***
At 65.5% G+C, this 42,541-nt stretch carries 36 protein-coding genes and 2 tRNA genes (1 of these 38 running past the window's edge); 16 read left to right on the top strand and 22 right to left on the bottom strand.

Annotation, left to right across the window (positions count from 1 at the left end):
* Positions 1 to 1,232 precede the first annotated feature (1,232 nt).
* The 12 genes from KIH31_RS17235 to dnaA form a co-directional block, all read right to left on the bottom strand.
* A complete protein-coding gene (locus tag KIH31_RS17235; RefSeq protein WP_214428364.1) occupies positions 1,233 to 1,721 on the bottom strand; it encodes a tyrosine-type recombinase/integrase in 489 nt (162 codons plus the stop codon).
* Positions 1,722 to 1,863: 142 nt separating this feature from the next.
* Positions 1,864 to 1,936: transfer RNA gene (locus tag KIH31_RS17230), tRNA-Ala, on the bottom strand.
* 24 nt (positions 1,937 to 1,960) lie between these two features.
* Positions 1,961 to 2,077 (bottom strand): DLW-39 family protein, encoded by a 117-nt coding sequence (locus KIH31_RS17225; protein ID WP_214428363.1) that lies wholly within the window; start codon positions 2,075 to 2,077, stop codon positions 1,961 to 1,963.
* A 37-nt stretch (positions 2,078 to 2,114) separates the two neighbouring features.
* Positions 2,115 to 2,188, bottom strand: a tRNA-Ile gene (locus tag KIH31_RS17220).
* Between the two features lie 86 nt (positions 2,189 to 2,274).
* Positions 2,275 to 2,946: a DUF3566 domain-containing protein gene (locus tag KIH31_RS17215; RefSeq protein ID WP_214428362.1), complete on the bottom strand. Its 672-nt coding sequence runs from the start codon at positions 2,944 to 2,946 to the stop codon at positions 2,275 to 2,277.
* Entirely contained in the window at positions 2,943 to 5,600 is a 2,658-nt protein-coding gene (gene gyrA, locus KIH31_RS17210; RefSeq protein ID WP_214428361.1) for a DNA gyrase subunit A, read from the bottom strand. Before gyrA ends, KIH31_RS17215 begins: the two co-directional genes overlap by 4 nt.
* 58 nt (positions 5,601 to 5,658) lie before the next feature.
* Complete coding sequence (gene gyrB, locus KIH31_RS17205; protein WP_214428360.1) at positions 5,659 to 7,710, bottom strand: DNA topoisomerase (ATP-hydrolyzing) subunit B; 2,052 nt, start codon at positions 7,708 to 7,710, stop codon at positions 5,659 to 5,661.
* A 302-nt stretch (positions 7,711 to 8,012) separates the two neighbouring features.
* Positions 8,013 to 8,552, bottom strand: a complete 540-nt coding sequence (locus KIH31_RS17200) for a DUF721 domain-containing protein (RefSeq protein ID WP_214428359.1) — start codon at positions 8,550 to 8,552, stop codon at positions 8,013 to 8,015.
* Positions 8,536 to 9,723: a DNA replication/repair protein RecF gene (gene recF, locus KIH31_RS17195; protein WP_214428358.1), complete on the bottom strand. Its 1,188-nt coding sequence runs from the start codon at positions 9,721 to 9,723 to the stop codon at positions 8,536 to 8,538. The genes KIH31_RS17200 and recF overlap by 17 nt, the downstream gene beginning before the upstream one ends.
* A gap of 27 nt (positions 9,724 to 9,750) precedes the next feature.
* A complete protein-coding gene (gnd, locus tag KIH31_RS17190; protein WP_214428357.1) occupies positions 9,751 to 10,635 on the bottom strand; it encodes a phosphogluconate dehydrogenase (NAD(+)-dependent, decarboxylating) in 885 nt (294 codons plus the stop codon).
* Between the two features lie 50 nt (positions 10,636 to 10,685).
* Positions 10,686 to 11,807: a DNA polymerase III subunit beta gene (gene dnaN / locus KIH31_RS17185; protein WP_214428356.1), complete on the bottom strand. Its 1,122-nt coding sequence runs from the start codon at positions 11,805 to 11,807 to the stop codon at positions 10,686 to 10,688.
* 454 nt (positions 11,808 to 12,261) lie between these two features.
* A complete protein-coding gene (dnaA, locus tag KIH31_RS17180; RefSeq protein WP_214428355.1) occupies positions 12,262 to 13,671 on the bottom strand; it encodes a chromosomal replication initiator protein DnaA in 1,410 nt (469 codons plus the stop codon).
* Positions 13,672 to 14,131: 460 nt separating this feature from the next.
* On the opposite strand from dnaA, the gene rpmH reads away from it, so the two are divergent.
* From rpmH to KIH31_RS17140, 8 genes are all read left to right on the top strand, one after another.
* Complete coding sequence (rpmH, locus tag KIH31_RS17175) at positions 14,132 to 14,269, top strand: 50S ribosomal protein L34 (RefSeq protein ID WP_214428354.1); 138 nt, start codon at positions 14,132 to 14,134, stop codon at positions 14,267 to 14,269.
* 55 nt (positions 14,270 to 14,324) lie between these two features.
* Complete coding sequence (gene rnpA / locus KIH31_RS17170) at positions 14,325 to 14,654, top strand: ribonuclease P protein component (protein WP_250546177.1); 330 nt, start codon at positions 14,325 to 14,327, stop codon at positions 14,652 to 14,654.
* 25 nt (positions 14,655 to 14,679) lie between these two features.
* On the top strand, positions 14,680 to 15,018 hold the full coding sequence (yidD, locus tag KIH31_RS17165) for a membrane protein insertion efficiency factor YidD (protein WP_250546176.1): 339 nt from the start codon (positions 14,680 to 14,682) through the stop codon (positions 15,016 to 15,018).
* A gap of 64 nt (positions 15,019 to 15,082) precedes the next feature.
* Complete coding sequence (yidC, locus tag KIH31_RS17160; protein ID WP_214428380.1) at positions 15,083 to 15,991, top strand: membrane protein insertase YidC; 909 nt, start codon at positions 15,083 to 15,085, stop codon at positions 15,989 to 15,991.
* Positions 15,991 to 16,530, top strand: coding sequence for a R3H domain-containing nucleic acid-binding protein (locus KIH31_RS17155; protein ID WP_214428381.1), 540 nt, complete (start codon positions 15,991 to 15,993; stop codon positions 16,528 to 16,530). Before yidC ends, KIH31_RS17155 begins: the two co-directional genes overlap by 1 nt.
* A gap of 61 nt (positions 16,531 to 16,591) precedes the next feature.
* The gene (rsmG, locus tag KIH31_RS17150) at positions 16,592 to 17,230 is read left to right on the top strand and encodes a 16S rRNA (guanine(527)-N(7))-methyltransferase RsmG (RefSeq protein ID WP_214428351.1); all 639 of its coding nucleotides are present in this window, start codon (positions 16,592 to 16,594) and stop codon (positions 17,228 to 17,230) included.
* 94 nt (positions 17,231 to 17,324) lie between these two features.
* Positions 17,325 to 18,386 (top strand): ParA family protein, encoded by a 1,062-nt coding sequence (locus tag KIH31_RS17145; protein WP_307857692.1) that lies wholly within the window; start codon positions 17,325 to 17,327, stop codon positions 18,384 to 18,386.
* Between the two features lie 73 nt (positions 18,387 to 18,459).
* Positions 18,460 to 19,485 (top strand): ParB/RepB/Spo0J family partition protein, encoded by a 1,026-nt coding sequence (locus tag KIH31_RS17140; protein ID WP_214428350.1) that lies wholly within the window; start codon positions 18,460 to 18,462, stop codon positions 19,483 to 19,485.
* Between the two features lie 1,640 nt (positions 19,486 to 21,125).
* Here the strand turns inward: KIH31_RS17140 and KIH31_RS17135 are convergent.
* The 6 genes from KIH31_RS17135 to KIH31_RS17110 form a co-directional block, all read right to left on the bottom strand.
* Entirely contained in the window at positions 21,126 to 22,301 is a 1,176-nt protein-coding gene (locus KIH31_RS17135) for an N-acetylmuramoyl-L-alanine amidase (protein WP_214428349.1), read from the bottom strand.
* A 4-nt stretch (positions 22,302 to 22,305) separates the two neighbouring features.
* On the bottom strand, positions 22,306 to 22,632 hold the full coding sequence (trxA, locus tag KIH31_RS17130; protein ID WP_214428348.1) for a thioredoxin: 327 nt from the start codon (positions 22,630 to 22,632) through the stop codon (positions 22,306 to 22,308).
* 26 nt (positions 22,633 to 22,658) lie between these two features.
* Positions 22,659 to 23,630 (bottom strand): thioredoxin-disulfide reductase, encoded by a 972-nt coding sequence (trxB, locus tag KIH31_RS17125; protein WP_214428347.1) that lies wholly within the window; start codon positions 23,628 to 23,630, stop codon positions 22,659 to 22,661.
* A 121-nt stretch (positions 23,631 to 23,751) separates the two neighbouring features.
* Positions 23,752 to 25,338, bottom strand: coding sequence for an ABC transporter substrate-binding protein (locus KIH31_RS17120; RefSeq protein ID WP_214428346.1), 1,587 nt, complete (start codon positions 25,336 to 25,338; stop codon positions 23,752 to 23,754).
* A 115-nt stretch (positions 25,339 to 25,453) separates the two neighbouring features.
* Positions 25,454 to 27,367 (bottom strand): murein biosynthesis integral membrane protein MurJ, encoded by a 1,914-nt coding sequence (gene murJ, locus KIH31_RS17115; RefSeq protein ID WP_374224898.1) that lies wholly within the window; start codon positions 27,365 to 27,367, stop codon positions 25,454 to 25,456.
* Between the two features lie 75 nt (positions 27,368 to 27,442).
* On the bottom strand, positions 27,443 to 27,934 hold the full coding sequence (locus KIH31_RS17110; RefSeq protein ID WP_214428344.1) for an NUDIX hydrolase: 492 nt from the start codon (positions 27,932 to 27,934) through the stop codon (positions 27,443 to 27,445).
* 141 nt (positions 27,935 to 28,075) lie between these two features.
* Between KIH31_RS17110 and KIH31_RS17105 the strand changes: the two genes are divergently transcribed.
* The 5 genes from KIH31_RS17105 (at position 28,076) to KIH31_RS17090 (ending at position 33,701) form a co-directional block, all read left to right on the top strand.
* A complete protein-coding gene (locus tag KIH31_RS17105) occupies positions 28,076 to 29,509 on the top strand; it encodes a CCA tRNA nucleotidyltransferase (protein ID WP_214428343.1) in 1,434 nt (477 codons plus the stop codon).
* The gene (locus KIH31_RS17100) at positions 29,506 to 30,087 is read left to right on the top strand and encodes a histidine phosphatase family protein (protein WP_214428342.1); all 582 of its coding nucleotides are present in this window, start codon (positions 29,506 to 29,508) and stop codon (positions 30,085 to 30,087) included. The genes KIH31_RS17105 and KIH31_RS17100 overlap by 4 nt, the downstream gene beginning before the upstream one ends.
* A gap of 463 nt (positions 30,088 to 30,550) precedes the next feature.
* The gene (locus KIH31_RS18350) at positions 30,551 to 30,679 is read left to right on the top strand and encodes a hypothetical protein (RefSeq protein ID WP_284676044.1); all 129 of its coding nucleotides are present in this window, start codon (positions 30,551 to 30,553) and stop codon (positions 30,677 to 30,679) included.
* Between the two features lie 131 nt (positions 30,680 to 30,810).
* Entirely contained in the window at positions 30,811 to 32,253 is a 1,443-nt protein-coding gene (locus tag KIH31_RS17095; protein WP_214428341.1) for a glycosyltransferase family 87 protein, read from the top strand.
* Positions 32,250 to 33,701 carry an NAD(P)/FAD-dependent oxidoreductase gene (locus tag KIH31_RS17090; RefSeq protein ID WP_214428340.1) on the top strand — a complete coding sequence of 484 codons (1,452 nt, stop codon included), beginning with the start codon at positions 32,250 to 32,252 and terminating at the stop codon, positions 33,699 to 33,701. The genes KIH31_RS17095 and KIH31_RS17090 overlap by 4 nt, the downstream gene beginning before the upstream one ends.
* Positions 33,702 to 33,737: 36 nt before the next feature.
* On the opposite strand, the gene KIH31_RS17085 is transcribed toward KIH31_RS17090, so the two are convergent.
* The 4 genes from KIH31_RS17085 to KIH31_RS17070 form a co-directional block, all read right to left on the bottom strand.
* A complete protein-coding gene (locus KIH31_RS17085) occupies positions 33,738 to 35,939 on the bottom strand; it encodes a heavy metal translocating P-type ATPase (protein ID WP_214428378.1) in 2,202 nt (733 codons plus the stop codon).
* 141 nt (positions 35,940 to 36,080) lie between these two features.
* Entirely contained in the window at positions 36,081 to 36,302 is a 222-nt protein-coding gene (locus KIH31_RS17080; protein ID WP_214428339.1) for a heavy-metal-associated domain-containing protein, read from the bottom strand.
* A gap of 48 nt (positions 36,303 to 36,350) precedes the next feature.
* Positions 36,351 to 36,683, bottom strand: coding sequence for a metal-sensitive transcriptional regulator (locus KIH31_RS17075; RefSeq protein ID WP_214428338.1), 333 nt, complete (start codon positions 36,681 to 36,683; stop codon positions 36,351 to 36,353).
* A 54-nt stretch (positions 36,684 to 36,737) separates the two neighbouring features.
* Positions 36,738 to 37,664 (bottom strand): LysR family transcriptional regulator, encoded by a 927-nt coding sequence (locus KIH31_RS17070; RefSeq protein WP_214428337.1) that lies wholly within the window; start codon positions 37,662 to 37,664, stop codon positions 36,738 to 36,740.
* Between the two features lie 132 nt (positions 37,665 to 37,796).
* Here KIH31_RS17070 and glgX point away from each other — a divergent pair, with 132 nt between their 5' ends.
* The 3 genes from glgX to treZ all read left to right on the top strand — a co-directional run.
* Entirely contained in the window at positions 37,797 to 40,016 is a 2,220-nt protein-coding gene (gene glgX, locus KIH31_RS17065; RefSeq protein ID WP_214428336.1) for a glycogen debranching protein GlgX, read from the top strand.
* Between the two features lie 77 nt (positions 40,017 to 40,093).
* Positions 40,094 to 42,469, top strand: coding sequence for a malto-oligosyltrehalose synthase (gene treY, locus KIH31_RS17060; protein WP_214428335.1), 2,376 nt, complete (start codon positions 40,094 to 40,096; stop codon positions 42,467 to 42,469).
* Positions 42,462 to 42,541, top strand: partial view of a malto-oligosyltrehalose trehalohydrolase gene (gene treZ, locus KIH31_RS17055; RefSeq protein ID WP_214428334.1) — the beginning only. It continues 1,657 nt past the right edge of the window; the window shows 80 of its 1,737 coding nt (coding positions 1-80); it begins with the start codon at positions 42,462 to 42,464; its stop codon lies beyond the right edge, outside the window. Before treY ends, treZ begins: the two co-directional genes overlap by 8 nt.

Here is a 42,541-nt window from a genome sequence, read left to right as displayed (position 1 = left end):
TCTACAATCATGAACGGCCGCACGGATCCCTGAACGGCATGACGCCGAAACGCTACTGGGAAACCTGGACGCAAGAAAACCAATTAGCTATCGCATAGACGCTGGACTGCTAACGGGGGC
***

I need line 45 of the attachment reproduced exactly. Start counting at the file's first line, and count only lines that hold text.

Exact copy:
* The 6 genes from KIH31_RS17135 to KIH31_RS17110 form a co-directional block, all read right to left on the bottom strand.